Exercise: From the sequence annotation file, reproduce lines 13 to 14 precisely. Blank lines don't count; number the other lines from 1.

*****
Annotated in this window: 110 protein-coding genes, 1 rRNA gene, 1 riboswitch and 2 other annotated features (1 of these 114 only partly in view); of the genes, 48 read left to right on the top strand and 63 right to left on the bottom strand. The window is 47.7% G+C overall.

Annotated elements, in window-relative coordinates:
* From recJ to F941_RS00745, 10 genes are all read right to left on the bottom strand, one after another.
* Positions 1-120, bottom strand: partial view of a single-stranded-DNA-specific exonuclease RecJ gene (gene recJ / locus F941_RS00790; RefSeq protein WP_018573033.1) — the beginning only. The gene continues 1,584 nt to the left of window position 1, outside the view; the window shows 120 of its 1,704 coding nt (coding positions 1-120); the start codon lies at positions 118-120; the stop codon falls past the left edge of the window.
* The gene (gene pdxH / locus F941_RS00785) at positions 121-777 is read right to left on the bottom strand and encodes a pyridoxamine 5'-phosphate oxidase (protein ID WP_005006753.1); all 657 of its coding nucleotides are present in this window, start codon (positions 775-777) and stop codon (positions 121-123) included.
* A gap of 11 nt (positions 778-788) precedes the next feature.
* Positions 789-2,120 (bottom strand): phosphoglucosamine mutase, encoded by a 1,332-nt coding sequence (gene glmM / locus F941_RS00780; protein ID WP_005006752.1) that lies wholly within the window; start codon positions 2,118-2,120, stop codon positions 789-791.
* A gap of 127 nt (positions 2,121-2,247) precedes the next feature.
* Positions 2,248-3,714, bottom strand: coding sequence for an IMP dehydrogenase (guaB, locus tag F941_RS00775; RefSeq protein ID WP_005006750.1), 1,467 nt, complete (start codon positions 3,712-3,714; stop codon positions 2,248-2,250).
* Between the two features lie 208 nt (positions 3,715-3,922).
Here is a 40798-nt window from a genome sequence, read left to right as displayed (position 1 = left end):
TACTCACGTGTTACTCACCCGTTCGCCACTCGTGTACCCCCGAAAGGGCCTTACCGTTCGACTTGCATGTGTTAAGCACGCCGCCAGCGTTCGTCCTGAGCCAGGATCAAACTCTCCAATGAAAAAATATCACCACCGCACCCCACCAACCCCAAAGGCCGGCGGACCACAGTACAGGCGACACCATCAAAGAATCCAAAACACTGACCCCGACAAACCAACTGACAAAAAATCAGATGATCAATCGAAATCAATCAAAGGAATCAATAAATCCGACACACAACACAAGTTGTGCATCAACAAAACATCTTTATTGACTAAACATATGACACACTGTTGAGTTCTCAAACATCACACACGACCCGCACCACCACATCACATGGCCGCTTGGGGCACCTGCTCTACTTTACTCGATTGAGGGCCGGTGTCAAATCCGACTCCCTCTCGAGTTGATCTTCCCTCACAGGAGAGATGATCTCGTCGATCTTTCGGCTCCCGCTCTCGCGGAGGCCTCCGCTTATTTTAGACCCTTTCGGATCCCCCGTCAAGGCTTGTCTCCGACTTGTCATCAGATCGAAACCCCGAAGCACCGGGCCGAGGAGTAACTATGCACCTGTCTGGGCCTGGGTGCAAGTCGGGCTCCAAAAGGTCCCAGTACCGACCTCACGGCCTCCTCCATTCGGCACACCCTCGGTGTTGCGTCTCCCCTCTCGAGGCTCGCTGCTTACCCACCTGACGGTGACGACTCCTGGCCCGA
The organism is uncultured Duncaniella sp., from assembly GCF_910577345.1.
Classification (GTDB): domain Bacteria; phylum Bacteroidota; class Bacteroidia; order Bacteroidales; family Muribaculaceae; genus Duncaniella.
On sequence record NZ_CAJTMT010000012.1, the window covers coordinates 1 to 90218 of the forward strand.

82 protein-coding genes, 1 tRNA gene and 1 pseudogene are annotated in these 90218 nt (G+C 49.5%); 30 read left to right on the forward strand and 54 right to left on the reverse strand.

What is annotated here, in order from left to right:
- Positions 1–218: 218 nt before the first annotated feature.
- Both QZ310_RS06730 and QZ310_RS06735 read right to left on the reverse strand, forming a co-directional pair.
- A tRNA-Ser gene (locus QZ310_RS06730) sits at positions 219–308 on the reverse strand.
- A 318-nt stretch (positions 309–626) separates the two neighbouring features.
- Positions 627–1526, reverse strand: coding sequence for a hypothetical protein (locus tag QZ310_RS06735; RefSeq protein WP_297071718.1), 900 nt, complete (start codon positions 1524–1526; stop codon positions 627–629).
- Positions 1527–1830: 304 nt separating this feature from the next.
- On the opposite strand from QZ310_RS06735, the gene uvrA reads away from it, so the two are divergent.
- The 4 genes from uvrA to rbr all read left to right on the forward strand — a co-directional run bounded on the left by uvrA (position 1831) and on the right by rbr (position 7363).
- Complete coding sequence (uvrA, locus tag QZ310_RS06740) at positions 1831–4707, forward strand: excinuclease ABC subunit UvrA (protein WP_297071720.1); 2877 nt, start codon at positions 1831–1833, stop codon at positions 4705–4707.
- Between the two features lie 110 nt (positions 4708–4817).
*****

The organism is uncultured Duncaniella sp., from assembly GCF_910577345.1.
Classification (GTDB): domain Bacteria; phylum Bacteroidota; class Bacteroidia; order Bacteroidales; family Muribaculaceae; genus Duncaniella.